Doing that meant passing a good quality medium (8mm and super 8 films) into an awful but easy to play one (VHS).
This was made with an artisanal system that involved shooting the picture on the wall lighted by the 8mm projector with a camera, with huge losses of quality:
- frame deformation
- reduced definition
- color distortion
Technology today has improved a lot, but some unprofessional lab still use the shoot the wall with your camera system.
The only reason why people wanted to transform their films into VHS cassettes was the ease with which they could then watch them.
I know most of young people never used a video recorder in their life, and much less a super 8 projector, but believe me playing a videotape was far more simple than:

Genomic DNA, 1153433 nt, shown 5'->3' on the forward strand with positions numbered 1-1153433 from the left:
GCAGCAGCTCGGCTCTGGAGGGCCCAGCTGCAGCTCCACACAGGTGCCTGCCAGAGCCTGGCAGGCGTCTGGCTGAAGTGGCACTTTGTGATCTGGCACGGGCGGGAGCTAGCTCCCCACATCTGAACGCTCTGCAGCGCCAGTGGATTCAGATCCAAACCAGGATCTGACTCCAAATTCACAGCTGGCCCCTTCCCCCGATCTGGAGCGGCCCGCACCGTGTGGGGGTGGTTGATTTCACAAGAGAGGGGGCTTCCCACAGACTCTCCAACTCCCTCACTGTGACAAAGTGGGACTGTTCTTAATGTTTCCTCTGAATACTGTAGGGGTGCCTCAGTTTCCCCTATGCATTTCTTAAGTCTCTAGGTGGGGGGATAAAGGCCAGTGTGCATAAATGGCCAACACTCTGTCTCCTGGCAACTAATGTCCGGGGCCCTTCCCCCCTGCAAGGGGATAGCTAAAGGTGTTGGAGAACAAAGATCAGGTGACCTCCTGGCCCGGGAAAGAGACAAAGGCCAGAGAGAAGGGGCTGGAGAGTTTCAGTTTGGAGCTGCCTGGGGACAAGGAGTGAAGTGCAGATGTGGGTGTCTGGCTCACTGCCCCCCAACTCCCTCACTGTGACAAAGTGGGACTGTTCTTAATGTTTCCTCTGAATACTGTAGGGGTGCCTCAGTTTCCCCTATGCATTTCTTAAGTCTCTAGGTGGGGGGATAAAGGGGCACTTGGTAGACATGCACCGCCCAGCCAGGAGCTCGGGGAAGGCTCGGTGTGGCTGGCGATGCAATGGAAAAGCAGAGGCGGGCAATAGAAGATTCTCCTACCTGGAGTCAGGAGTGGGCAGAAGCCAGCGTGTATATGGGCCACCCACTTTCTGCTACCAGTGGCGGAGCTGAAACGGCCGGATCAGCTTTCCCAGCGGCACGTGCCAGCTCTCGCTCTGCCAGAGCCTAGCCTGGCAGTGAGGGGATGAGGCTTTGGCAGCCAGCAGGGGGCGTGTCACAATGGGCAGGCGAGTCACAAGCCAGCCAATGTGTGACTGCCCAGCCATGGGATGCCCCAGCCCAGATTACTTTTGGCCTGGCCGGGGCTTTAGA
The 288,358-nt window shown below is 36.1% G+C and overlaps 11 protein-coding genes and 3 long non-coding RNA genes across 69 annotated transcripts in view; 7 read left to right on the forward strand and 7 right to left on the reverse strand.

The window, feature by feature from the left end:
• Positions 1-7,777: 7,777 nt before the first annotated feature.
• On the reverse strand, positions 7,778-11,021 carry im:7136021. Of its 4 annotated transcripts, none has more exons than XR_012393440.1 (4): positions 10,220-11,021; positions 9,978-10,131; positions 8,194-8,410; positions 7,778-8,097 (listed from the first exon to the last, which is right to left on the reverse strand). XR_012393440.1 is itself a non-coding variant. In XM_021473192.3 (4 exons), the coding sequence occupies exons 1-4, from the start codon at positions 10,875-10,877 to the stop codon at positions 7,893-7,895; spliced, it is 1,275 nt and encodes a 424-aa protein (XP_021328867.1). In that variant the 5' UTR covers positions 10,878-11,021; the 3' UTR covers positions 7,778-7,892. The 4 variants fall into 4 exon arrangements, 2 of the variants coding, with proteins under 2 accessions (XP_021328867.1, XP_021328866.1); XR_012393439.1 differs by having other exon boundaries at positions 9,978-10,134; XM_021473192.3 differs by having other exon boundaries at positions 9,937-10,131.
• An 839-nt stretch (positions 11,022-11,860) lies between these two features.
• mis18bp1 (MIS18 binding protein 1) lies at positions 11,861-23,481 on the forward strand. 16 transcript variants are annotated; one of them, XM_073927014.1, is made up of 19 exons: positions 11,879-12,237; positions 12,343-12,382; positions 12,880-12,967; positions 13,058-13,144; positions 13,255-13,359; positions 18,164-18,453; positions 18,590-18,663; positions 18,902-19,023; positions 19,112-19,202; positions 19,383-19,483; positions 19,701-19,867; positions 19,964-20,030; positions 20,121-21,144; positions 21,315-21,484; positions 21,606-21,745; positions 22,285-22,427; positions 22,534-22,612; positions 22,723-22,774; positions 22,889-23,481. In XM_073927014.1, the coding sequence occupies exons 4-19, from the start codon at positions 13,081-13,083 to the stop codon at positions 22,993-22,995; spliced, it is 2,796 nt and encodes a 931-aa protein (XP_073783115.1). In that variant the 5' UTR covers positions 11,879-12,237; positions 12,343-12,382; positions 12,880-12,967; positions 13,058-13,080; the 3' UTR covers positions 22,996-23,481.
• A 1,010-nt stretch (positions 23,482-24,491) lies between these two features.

- taking the projector from the closet
- lay out a white screen
- load the film into the projector
- watching the footage with a loud playback noise
- buying a new expensive lamp every 10 hours of playing
So people used to agree to degrade the quality of their home movies in exchange for the convenience with which VCRs allowed the playback. The problem with that kind of transfer was that they turned an analogue medium into another analogue medium, and tapes perish much faster than films, so those who opted for that solution in the 90s today find themselves with VHS tapes that are barely playable.
But nothing is lost for those who kept the original 8mm and super 8 reels.